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Oshki Annishinabe Nigaaniwak

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Naming Ceremony

To gain traditional guidance and raise awareness of Indigenous culture, Indigenous Youth Strategy affiliated staff people pursued obtaining a spirit name for the strategy. In preparation for the ceremony, Rhonda Forgues, Oshki Annishinabe Nigaaniwak Coordinator, passed tobacco to Elder Jules Lavallee and talked about the responsibilities that come with receiving a spirit name.

"We talked about the Indigenous Youth Strategy, its intent, goals, and some of the work, challenges and opportunities. We also spoke about the importance of the way in which we would like to do our work going forward." - Rhonda Forgues

The naming ceremony was held on August 7, 2009 at the Miskobiik Training Centre with Elders Jules Lavallee and Mary Richard along with two helpers. The name gifted to the strategy was Oshki Annishinabe Nigaaniwak, which means 'Young Indigenous People Leading' in the Ojibway language.

The Elders and helpers also shared their visions. One helper saw two young eagles and explained they had brown heads, as young eagles do not get white heads until they are older, and the wings were at its side and pointing down. An Elder saw a rainbow, which in Indigenous culture means the Ribbons of the Sun, with the blue color being predominant and so bright that it almost glowed. These visions were incorporated into the strategy symbol.

The Elders also provided guidance. They indicated that the strategy had to be about engaging youth by being present for them and to think of the 'Youth as the Leaders of Tomorrow' as well as 'Leaders of Today.' They also indicated Oshki Annishinabe Nigaaniwak should be directed by the youth, as they are the ones who will be impacted by it and only they can articulate their needs. This should happen through ongoing communication and engagement and with programs being designed with heart and spirit not through intellect alone. As well, programs need to be more holistic to meet the many needs of the youth; not catering to those who are already "smiling" but to provide support to those who may not have too much to smile about. Key guiding principles offered by Elders included:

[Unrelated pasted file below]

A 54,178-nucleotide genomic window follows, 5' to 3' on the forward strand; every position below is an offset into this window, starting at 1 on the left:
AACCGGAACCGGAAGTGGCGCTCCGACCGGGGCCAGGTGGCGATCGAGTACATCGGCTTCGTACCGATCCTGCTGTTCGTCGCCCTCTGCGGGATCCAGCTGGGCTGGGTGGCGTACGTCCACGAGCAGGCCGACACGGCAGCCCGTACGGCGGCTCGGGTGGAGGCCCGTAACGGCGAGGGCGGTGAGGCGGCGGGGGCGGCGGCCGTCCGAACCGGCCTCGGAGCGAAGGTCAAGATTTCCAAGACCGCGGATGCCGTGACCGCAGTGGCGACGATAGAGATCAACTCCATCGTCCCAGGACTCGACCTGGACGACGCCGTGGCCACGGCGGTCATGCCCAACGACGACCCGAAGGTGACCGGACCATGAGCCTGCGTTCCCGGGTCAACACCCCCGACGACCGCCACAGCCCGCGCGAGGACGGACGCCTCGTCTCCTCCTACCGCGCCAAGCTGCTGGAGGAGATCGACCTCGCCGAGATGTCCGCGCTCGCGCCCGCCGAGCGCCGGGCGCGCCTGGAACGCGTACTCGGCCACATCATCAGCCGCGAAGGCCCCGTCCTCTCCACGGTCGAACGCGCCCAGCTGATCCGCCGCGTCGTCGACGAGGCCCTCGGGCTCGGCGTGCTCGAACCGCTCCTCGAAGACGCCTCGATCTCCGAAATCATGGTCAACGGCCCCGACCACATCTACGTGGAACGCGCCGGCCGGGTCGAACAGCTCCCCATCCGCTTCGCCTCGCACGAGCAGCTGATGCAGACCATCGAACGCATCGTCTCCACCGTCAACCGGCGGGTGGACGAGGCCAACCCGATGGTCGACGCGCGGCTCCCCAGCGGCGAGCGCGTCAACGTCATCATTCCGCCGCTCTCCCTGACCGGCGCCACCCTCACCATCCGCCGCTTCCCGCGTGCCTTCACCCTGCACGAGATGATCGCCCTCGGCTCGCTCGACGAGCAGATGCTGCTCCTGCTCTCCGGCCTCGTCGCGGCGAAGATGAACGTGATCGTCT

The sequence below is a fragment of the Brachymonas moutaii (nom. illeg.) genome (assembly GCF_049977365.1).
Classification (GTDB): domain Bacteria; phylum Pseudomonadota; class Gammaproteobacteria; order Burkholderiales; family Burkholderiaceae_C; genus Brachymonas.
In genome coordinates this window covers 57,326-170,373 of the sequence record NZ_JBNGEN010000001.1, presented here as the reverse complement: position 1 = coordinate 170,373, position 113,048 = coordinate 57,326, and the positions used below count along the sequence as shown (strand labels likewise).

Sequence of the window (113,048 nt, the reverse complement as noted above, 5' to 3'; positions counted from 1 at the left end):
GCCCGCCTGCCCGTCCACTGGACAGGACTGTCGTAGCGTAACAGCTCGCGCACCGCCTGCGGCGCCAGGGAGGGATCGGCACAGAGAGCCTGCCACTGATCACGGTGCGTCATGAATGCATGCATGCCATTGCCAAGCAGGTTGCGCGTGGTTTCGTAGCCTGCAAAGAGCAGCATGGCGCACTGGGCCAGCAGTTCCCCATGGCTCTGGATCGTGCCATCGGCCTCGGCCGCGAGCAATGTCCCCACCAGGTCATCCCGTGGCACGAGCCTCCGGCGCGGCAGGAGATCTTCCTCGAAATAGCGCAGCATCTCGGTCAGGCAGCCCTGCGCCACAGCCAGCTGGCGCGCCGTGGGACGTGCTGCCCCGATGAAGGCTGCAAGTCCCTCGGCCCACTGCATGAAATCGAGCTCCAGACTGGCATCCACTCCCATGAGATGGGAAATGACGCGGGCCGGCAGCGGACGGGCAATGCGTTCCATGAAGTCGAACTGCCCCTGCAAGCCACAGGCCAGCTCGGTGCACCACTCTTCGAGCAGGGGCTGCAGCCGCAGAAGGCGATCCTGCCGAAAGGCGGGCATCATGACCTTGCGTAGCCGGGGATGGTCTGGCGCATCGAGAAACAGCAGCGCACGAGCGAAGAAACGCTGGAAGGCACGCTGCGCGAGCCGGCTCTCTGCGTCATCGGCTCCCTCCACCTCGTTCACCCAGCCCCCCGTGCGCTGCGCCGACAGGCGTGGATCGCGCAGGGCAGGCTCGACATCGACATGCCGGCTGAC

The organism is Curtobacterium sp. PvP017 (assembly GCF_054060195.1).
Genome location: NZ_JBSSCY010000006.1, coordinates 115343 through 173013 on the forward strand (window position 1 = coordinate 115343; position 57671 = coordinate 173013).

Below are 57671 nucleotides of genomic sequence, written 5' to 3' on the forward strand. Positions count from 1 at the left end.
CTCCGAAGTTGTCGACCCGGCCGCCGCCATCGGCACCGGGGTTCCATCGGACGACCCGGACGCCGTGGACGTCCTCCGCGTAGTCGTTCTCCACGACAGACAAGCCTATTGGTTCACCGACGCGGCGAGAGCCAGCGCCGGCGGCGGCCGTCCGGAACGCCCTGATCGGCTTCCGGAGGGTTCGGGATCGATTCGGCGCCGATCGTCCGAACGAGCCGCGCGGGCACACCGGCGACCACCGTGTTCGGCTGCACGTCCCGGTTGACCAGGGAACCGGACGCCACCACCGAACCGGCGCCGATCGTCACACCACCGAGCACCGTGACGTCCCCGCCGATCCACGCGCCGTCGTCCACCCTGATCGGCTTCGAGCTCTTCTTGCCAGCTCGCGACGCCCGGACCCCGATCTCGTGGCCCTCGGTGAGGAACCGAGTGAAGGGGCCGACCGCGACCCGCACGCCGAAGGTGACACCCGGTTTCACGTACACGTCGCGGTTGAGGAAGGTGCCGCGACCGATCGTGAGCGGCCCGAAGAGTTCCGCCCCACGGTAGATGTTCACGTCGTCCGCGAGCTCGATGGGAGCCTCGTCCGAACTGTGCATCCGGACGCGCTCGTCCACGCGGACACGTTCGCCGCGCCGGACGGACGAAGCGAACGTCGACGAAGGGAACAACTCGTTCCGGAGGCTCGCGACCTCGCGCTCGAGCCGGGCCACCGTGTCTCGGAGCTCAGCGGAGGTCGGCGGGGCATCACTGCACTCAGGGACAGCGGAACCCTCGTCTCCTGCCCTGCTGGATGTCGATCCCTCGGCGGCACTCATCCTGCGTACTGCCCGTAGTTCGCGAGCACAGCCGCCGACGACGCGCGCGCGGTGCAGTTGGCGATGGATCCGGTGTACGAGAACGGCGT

• Caring- it’s our responsibility to take care of our youth
  • Sharing - we take care of youth by sharing our knowledge and information to ensure that youth have access to all the supports and resources that they need to survive in today’s world
  • Kindness - we are to treat all of our youth with kindness as youth are dealing with many issues and need all the kindness, gentleness and understanding that they can get
  • Truth - we need to be truthful; be real with youth, they know when we are not being honest with them.

Having the staff involved in the strategy in attendance was an important because the ceremony was also needed to connect everyone into the strategy, grow as a team as well as gain ownership of the strategy on both personal and team levels. The ceremony was a tremendous experience for all involved in different ways but all left with a deepened understanding and respect for Indigenous culture. One staff member shared the significance of the ceremony for her was that she learned it is important to add heart and spirit to programming and the way business is done as well as working with the community in the community.

Last update: August 8, 2016
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